Normally, we love to say that the weather at one of our Tour events was great and that we were running around in shorts as the sun gave us that perfect tan; well, not this time around. Whoever said that it doesn’t rain in Southern California was all wet this past April as we got a few of those showers. This Lowrider Tour stop at San Bernardino, however, proved that West Coast lowriders can put up with any type of weather, even drizzle during the hydraulics competition.

More than 30 competitors came out to the CCE Hydraulics-sponsored Hop to try to qualify early in the season for the grand finale in Las Vegas, Nevada. Others came out to try and beat the Tour records that have already been established. But before the competition could get started, the crowd was treated to the Harley-Davidson stunt show, which featured burn-outs and scraping hogs to show the crowd that you don’t need them traditional plastic cruisers.

Starting off the Single-Pump Hop was Joe Casillas with his ’81 Chevy Monte Carlo that set the pace at 22 inches. Herman Tinson was next to step to the plate and his ’85 Olds Cutlass hopped 40 inches. Next up was Sergio Sanchez and his ’81 Buick Regal hopped 18 inches for a potential placing position. Last up was David Marquez and his ’64 Chevy Impala reached 70 nches to lock in the win.

The established record in the Double-Pump Hop stands at 76 inches and is ready to be broken. The question in San Berdoo was if any of these guys could top that mark. First up was David Marquez, whose Cutlass presently holds the Tour record. Even after he got the car going, it could only reach 64 inches. Next up was Mike Moreno, who tied that mark with his ’61 Impala. Las Vegas native Ron Eggers rolled out his Black Magic Hydraulics-equipped Cutlass and maxed out at 68 inches to squeeze into the lead. Last up was John Valdez, who tapped the rear bumper on his ’64 Impala several times in scoring 70 inches and taking First Place.

In the Truck Hop, there were three competitors who were all trying to take home the prize money. Gilbert Perez got it started by hopping 27 inches with his ’84 Chevy El Camino. Eppie Martinez of New Mexico then rolled out his ’88 Ford Ranger and skied to 76 inches to take the lead. The question was if Eppie could hold onto First Place with Team Black Magic rolling out their ’84 Mazda, but the truck fell just short at 74 inches.

The Radical Hop class was the biggest that we’ve seen with 12 competitors entering the event. That number was reduced to 10 as two of the competitors couldn’t meet the safety requirements. Having 10 guys battling it out kept everybody on edge. Juan Rodriguez hopped his ’86 Chevy Caprice to 68 inches, setting the number to beat. With so many guys in this class we knew that it was going to be all about inches. This was the case with Tony Longoria’s ’81 Chevy Malibu, which squeezed into Second Place at 69 inches. First Place was won by Todd and Arizona’s Street Life Hydraulics at 81 inches.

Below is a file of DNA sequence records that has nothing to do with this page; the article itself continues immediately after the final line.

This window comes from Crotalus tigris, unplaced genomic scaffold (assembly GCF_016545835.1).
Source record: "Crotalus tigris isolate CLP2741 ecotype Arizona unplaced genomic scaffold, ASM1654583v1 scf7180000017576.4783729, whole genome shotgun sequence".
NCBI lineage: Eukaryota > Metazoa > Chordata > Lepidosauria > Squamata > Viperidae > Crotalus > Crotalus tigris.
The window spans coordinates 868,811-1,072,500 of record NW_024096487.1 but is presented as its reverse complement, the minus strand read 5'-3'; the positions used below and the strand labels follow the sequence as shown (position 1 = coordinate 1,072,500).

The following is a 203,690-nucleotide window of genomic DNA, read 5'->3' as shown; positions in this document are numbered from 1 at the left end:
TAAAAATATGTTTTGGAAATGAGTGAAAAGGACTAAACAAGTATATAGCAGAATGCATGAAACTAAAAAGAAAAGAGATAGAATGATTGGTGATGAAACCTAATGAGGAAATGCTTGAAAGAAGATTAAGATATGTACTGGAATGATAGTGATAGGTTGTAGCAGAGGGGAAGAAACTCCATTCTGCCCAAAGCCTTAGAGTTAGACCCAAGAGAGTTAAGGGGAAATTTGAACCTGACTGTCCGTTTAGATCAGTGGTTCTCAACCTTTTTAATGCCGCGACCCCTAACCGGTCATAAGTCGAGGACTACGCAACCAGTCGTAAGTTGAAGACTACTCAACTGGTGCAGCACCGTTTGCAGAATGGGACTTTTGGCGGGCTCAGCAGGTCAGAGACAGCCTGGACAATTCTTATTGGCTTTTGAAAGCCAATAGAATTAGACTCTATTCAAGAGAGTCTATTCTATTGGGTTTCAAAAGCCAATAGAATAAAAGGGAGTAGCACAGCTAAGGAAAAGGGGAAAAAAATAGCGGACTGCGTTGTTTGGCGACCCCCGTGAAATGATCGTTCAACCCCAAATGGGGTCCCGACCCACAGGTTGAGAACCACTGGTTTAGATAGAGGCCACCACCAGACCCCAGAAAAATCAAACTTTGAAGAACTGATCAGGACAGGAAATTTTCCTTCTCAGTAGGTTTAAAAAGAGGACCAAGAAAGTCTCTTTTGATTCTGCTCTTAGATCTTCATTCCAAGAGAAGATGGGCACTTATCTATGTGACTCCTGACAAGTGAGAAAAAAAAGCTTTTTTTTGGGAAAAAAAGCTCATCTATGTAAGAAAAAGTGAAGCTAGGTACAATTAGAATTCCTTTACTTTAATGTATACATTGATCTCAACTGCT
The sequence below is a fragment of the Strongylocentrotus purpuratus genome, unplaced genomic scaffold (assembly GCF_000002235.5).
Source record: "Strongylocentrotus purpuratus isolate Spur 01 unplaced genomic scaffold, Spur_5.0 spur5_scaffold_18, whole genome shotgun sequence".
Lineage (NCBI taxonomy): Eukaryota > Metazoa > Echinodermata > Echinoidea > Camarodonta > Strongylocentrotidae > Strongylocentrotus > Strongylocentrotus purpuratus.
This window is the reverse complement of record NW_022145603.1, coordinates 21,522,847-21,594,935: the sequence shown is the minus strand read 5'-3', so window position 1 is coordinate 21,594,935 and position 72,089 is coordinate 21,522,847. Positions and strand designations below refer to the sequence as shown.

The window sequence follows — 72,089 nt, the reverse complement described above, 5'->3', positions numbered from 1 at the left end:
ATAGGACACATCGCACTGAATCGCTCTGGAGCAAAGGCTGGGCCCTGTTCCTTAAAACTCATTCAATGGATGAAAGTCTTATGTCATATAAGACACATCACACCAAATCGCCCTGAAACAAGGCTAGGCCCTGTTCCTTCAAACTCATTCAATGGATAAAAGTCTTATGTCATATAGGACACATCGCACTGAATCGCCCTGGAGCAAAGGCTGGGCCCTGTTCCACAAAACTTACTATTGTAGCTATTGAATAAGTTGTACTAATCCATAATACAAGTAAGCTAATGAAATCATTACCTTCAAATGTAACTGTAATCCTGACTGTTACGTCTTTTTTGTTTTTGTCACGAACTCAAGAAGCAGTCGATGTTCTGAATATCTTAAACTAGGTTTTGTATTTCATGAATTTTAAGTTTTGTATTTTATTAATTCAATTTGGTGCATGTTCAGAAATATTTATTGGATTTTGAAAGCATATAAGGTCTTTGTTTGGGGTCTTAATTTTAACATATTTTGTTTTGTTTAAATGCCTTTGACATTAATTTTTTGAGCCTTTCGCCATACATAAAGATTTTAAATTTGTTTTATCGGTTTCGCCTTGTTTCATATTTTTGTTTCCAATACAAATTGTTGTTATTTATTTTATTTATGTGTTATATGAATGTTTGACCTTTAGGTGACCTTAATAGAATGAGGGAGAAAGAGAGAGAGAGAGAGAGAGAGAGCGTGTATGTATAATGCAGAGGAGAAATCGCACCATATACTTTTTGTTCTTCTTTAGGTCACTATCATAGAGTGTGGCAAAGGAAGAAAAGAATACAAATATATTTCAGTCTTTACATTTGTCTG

A field of five entered the Street Dance and two of them got a head start for Vegas by scoring the required points to qualify for the finale in October. The first to place was Alejandro Fregoso of Arizona. His ’83 Cutlass danced to a score of 20 points, enough to place, but not enough to qualify for Vegas. Next up was Juan Chavoya of Fresno, California, who had been out of it for a while but came back strong with his ’84 Cutlass. His routine included his signature “around the world” move and he rang up 24 points. Andres Canedo of Oxnard, California, came out on top as his ’86 Regal tallied 25 points to ensure the win and a space at the Las Vegas Super Show.

It’s all about moves in the Radical Dance. Some competitors at San Berdoo couldn’t pull of the basic moves while others fell short of completing the required time. Joe Casillas was back with an ’84 Cutlass. The car scored seven points, barely completing its performance, but scoring enough for Third Place. Next up, William Villegas danced his ’84 El Camino to the beat of 16 points. The Radical Dance was dominated by Black Magic’s “Voodoo,” which nearly scored a perfect 30, shy by three points at 27 after flipping on its roof using nothing but power. That performance won it for Ron Eggers and ended the hydraulics portion of the show. We figure on seeing many of the same faces battling it out at our next Tour stop down in San Diego. Hopefully, we’ll see you there, too.